"Ja słucham muzyki."

Translation:I am listening to music.

December 22, 2015

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It sounds a bit like "ja słuchamy muzyki".


It really does.

Luckily the JA makes us think twice.

If there was no JA, wouldve thought she is saying słuchamy muzyki


I don't know... maybe the old male voice sounds a little bit like that? If someone didn't ask, I definitely wouldn't say it myself.


Actually, Ive just realised something recently (it may or may not help other learners)

Whenever two identical letters are next to each other in polish, they are pronounced very dinstictly and seperately.

I forget my polish examples now, but let's say in english..... If you add an extra 'o' to the word 'to', it becomes 'too' and is then pronounced differently as such.

But in polish (in theory only cos I've forgotten my examples) it would be pronounced "to-oh". Like to seperate Os

Going by that (made up) example, here we had two Ms in a row.....

SłuchaM Muzyki

Its that gap which is purposefully and distictly sounded in the middle which has made it sound (to me at least) as słuchaMY muzyki.

Especially as in english, the phrases 'random music' or 'dream man' would be spoken as 'randoMMusic' or 'dreaMMan'.

With no audible gap in between

I think this may help learners to make sure we seperate words distinctly, (especially when identical letters appear in sequence)


Yes, that gap may make it sound like there's some very short vowel after.

If you say just the letter "M" on its own (and not in the alphabet-reading way, which is "em"), then it will basically sound like "my".


Hello, what is the form for "I hear music" ?


Ja słyszę muzykę.

[deactivated user]

    Why is muzyki in the genitive form, rather than the accusative?


    I wonder the same. Can someone explain this?


    It is simply that the verb "słuchać", when used to mean "to listen to", takes genitive.

    Citation needed? https://en.wiktionary.org/wiki/s%C5%82ucha%C4%87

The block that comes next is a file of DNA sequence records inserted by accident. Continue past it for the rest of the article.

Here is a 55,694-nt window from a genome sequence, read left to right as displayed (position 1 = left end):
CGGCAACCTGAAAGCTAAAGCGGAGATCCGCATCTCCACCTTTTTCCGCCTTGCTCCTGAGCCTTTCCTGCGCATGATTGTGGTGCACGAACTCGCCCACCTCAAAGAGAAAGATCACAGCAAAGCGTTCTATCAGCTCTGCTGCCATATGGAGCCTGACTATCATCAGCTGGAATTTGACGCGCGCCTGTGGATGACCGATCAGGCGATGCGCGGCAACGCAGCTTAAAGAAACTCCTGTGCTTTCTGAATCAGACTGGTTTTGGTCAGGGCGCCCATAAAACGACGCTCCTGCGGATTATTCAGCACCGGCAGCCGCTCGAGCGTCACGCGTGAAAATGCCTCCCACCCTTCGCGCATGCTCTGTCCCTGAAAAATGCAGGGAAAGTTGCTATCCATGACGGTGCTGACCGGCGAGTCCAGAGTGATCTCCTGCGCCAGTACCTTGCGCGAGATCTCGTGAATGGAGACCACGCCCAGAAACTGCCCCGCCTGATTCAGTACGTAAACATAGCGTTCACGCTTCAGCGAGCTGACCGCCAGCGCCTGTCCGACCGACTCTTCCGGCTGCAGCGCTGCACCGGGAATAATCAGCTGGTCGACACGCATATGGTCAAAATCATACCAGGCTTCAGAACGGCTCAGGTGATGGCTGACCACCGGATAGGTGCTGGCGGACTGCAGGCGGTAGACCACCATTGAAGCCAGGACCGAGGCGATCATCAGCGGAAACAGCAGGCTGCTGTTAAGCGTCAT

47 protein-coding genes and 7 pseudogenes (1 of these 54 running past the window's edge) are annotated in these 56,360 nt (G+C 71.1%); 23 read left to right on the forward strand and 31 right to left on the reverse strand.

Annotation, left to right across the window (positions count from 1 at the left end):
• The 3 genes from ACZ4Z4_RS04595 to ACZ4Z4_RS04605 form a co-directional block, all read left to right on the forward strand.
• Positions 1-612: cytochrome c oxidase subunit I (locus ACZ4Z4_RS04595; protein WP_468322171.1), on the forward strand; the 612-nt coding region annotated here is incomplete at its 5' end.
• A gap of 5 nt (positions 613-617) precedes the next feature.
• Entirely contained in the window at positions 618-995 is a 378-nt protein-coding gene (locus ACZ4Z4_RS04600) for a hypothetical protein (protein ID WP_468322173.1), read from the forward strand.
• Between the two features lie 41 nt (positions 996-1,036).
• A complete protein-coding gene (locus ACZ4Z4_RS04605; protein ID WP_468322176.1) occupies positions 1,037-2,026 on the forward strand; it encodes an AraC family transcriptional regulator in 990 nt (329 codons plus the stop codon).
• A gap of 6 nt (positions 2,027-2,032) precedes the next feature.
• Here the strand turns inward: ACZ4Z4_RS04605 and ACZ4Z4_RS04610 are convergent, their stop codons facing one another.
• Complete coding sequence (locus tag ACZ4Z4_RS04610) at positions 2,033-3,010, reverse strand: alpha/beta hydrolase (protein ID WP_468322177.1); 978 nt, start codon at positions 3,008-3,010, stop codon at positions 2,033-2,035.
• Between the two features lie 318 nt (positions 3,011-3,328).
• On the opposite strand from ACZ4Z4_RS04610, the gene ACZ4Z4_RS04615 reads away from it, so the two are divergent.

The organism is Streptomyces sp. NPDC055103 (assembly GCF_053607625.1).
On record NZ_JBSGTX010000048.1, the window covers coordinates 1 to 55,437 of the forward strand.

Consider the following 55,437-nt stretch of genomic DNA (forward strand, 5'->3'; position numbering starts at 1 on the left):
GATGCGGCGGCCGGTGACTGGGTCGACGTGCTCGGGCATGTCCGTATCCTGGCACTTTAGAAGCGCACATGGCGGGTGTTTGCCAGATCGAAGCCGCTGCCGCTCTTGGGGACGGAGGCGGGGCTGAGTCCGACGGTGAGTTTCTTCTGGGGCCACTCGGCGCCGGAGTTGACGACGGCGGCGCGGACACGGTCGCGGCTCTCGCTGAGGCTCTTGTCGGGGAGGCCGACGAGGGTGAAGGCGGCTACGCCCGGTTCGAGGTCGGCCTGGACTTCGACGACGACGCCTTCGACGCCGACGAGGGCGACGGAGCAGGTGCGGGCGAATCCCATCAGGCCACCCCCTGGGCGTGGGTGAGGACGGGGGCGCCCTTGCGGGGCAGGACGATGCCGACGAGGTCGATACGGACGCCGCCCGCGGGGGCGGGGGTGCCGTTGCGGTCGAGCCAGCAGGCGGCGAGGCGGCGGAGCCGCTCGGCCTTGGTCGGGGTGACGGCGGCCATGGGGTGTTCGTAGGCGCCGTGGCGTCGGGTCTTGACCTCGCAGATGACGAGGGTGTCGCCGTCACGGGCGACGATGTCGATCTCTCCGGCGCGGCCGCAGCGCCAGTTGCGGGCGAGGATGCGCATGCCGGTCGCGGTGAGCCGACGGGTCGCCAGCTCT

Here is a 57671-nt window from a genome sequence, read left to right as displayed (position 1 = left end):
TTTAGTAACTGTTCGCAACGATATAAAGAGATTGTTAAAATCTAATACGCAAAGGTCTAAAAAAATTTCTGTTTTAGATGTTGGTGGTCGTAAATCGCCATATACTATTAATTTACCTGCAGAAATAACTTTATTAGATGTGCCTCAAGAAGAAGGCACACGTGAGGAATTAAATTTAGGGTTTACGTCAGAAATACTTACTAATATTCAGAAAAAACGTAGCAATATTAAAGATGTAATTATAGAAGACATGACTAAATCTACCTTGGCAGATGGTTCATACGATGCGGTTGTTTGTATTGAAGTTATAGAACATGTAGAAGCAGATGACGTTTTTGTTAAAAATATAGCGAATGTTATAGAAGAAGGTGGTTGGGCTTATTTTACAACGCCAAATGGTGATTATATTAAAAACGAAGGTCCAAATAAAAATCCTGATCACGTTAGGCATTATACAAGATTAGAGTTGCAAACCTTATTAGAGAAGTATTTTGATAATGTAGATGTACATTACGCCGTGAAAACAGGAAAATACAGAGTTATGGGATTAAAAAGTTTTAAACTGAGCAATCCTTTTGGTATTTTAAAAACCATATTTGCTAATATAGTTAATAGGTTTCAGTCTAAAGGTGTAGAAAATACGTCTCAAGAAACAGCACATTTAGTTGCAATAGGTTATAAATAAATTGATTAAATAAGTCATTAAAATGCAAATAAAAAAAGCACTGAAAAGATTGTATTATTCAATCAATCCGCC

why is the present form not ending with an ę ?


    Because the "słuchać"(indefinite) verb declines like this: ja słucham, ty słuchasz, on/ona słucha, my słuchamy, wy słuchacie, oni/one słuchają.

    The verb "słyszeć" (definite) forms are : ja słyszę, ty słyszysz, on/ona słyszy, my słyszymy, wy słyszycie, oni/one słyszą.


    Can someone explain me please, why "Ja słucham muzyki" means "I'm listening TO music" , not "I'm listeting music" . Its a lil bit weird "to music" , dont think ?


    Well, that's just how English works, "I'm listening music" makes no sense.


    The 'słucham' is 'listen to'. The 'to' bit is implied in the verb, not the noun (muzyki) in the example you just gave. E.g. in French, 'Ecouter' means 'to listen to' so youd say 'J'ecoute la radio' in a similar way


    To listen is intransitive, an action, so no object. . To hear, is a transitive verb, meaning it takes an object. > I listen and I hear music.


    Why does the verb here end in '-am' and not '-ię'? If memory serves me right, "to have" was the only verb so far that didn't end in '-ię' for singular, masculine subject. So, does "to listen" happen to follow the same grammar as "to have"? And if there are more verbs in this category, is there a distinct reason as to why they follow a different conjugation scheme?


    So far in this course:

    Mam = I have

    Jem = I eat

    Jestem = I am

    The "ę" is a nasal vowel and "m" is a nasal consonant - they are historically variants of each other.


    Hey mate.

    I went and found this video for you.

    It is invaluable.

    It explains that, in the present tense, all verbs fall into one of 4 different categories.

    It is a very good video, very well explained, broken doen slowly, though I would reccomend watching it a few times over the coming weeks and months, as that way it becomes clearer the more you learn the language.

    It is quite a thorough video and the guy is a good teacher.

    Also it will help to make notes with a pen.

    Hope it helps u as much as it did me.



    Would a more natural way of saying this just be "Słucham muzyki"?


    Yes. You can drop the "ja" unless you want to emphasise that "I am listening to the music but he is not".


    So... słuchać + dopełniacz?


    Yes, słuchać kogo, czego.


    Why is the stress on the first syllable?


    I guess you are referring to "muzyki" here. It's an imported word (loan word) and the stress pattern can be different for such words.

    For possibly more detail than you want to read, please see: https://en.wikipedia.org/wiki/Polish_phonology , particularly the section on Prosody.


    There are some words of greek origin, which are exceptions. They are stressed on the antepenultimate (third-to-the-last) syllable. Muzyka, fizyka, biologia...

    However, you might occasionally hear natives pronounce some of those words using the "regular" Polish stress pattern.


    Is there a different way of saying "I listen to music" (on a regular basis) and "I'm listening to music" (right now)?


    No, not really. Unless of course you expicitly use words like "regularnie" (regularly) or "teraz" (right now).

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